Settlers of Catan is one of the most popular board games around. Its simple rules and inherently competitive nature make it one of the best options for settling down with friends and family.
The base game of Catan, as we usually simplify it to, involves building roads, settlements, and cities on resource “hexes”, which are gathered at the roll of two dice. The more resources you collect, the more infrastructure you can lay down, and so on.
There are five different resources spread over the map, as I’ve listed below. In bold, you’ll see the official title for each one, and in brackets, you’ll find what many casual players refer to them as. Through this page, I’ll stick to the official names.
- Lumber (“Wood”)
- Brick (“Clay”)
- Wool (“Sheep”)
- Grain (“Wheat”)
- Ore (“Stone”)
There’s also a blank desert hex where the robber starts the game. In itself, it’s useless, although you can sometimes use it to maneuver your way across the board, avoiding other players.
On this page, I’ll run through some of the Catan building costs explained and talk about some strategies for building as quickly as possible. For conciseness, I’ll only talk about the base game. Expansions, such as Seafarers or Cities and Knights, are exceptionally detailed (especially the latter), with a whole host of additional rules, building costs, and strategies.
For this article, it’s important to be familiar with the game’s basic rules. As such, I’ll start by trying to run through them quickly and clearly. (If you know how to play, feel free to skip the first section!)
Why not check out Settlers of Catan: Resources Explained for more information on the game resources?
How to Play – Bottom Line Up Front
Settlers of Catan might look confusing at first, but it’s actually relatively simple – particularly the base game.
Start out by joining all the sea frame border pieces together. They’ll form a sizeable hexagonal space. Next, place the resource hexes inside. There are a few ways to do this, such as following a preset layout (found in the guide), randomly selecting pieces, or inviting each player to place them one at a time. After this, you’ll put a number on each hex in a similar fashion, leaving the desert piece blank and placing the robber on it.
The first player then chooses where to build their initial settlement and places a corresponding road next to it. Settlements are built on the hex corners, so they’ll always touch three different resources if you position them away from the edge. Roads are constructed on the edges, running parallel along with two hexes.
The second player then places their settlement and road, then the third and the fourth. It’s then the fourth player’s turn to establish their second settlement and road, returning to the first via the third and second. Once there are eight settlements and roads on the board, it’s time to start.
The first player rolls the two dice. The number it shows indicates which resources can be gathered on that turn. For example, if they roll an 8 and the board has an 8 on the Brick hex, every player with a settlement touching that piece can collect one Brick resource card. So the game continues.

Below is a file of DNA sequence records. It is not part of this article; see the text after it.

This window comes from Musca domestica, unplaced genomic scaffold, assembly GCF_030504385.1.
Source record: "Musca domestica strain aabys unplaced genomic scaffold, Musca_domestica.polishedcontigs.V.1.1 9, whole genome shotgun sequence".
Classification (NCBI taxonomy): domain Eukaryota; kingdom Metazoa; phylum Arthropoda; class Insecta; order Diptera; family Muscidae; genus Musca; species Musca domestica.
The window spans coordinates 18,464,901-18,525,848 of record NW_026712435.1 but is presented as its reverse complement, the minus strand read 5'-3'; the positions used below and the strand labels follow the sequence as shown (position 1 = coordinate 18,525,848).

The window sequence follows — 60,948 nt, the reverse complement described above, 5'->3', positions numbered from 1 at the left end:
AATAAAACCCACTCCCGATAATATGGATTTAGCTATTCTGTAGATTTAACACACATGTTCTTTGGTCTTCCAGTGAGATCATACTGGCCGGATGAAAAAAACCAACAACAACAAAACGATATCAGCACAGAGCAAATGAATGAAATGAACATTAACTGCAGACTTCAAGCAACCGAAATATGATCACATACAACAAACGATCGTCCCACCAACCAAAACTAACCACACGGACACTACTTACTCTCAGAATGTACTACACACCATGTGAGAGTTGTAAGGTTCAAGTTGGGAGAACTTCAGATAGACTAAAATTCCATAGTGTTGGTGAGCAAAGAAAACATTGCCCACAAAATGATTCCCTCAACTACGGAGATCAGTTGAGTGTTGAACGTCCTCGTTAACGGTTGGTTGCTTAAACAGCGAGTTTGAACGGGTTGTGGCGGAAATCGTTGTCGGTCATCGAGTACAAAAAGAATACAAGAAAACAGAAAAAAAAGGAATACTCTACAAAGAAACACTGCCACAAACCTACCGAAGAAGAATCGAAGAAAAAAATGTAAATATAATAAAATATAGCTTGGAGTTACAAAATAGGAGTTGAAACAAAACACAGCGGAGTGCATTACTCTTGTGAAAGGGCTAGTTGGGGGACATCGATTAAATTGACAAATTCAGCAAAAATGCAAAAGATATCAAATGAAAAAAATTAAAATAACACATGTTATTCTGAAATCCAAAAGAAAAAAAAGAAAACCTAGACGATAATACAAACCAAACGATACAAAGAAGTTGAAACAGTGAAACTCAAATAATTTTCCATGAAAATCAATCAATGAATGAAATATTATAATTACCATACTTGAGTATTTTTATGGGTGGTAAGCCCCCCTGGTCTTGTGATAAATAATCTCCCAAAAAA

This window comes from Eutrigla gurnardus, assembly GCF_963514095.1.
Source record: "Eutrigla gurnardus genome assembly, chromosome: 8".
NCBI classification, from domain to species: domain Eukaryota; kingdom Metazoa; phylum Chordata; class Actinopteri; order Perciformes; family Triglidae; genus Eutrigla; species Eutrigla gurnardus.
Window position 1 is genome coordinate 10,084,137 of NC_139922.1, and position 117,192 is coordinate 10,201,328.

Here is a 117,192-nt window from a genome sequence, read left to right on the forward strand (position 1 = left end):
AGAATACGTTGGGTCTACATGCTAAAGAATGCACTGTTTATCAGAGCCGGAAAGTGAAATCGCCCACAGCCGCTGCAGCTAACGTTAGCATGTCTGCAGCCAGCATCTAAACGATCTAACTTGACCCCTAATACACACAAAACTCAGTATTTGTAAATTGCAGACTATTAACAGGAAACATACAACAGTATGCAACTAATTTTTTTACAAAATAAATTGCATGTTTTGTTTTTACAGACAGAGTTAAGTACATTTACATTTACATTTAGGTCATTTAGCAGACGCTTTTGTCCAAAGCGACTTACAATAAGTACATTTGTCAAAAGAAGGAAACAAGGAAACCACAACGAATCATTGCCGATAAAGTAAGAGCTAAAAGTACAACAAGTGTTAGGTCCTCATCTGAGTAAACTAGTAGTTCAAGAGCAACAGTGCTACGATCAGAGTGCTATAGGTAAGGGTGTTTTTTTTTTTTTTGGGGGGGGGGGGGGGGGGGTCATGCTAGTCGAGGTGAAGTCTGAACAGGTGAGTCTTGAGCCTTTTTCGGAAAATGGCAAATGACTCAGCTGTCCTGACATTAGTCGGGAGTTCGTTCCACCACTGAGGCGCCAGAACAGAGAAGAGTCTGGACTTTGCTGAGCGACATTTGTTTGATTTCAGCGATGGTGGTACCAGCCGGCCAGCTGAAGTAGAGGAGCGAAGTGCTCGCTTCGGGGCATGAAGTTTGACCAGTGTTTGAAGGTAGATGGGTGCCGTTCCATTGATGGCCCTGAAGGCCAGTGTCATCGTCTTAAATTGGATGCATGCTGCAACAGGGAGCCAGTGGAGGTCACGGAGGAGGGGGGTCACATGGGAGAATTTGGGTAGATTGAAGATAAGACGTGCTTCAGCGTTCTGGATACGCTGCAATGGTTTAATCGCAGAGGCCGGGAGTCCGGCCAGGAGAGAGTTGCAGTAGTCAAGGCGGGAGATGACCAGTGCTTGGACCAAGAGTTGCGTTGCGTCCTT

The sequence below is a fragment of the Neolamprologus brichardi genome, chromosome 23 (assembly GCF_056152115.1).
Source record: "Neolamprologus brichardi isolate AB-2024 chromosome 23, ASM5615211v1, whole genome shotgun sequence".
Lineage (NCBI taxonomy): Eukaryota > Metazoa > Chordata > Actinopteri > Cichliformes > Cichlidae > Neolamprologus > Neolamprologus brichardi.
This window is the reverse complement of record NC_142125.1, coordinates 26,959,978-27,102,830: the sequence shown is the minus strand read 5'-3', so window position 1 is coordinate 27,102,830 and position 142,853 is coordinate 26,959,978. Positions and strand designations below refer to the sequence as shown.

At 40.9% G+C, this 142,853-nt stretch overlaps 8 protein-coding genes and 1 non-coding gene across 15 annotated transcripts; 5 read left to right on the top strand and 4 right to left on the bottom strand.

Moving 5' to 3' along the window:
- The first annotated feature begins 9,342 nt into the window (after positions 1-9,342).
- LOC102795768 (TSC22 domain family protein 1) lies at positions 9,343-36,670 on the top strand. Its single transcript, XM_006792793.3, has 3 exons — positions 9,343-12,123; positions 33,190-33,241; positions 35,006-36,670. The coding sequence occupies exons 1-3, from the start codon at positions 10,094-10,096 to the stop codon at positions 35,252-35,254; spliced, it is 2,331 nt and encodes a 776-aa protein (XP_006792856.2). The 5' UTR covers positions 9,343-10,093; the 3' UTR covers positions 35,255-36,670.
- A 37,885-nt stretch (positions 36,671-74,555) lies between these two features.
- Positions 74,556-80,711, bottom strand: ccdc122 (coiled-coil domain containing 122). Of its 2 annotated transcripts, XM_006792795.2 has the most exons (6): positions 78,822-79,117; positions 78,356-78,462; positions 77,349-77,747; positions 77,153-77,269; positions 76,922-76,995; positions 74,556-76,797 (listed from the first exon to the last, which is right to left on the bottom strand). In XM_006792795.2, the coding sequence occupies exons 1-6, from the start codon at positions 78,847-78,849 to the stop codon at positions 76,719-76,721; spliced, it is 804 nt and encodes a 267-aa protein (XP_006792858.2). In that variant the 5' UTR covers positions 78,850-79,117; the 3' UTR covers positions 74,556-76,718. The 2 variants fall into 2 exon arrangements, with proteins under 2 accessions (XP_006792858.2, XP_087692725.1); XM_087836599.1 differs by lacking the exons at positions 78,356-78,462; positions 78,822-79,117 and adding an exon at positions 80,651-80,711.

When someone rolls a 7, the robber is in play. If you have 8 or more resource cards in your hand, you must discard half of them. Whoever rolls the 7 then places the robber on a resource hex. This puts that particular resource temporarily out of play. The player can steal a resource card from the hand of anyone with a settlement or city touching it.
As you gain more resources, it’s important to spend them, as this advances your game and means you won’t be caught out by the robber. Use your cards to build more roads, settlements, and cities, or buy development cards. Settlements are worth 1 victory point; cities are worth 2. Development cards can be anything, from a Knight (move the robber for free) to 1 victory point (which you can keep hidden).
Settlements and cities must be at least 2 intersections away from any other, including those placed by other players, and must be connected by your roads.
A couple of extra bonus cards exist. Whoever reaches 5 consecutive uninterrupted roads first receives “Longest Road”, worth 2 victory points. If anyone then constructs a longer route, they’ll take the award. It can switch hands constantly throughout the game. Equally, whoever plays 3 Knights first will get “Largest Army” and 2 victory points.
Most people play to 10 victory points. For example, this could be 4 cities and 2 settlements. It could also be 5 settlements, Longest Road, Largest Army, and a victory point from a development card.
So, with that explained, what are the Catan building costs? And how can you set your game up to make the most of them?
Base Game Building Costs Explained
In the base game, you can spend resources on four things:
- Development cards
You could also choose to trade your cards with other players or engage in the maritime trade. Here, you can surrender 4 resources of the same type in exchange for 1 of your choosing. If you build a settlement on a harbor, you could take advantage of either the broad 3 for 1 or resource-specific 2 for 1 trades.
To place a road, you’ll need 1 Lumber and 1 Brick.
Roads are, of course, vital. Without them, you have no hope of expanding outwards, and therefore you won’t be able to place any other settlements or cities.
Before you start, a good, basic strategy would be to ensure that you have access to a decent supply of Lumber and Brick. This is usually through placing your settlements on intersections combining the two. Don’t waste your time if the only options have low probability numbers on them (2, 3, 11, or 12). Instead, choose to max out on other resources, trade, or head for victory points rather than play the high-risk game.
Settlements cost 1 Lumber, 1 Brick, 1 Wool, and 1 Grain.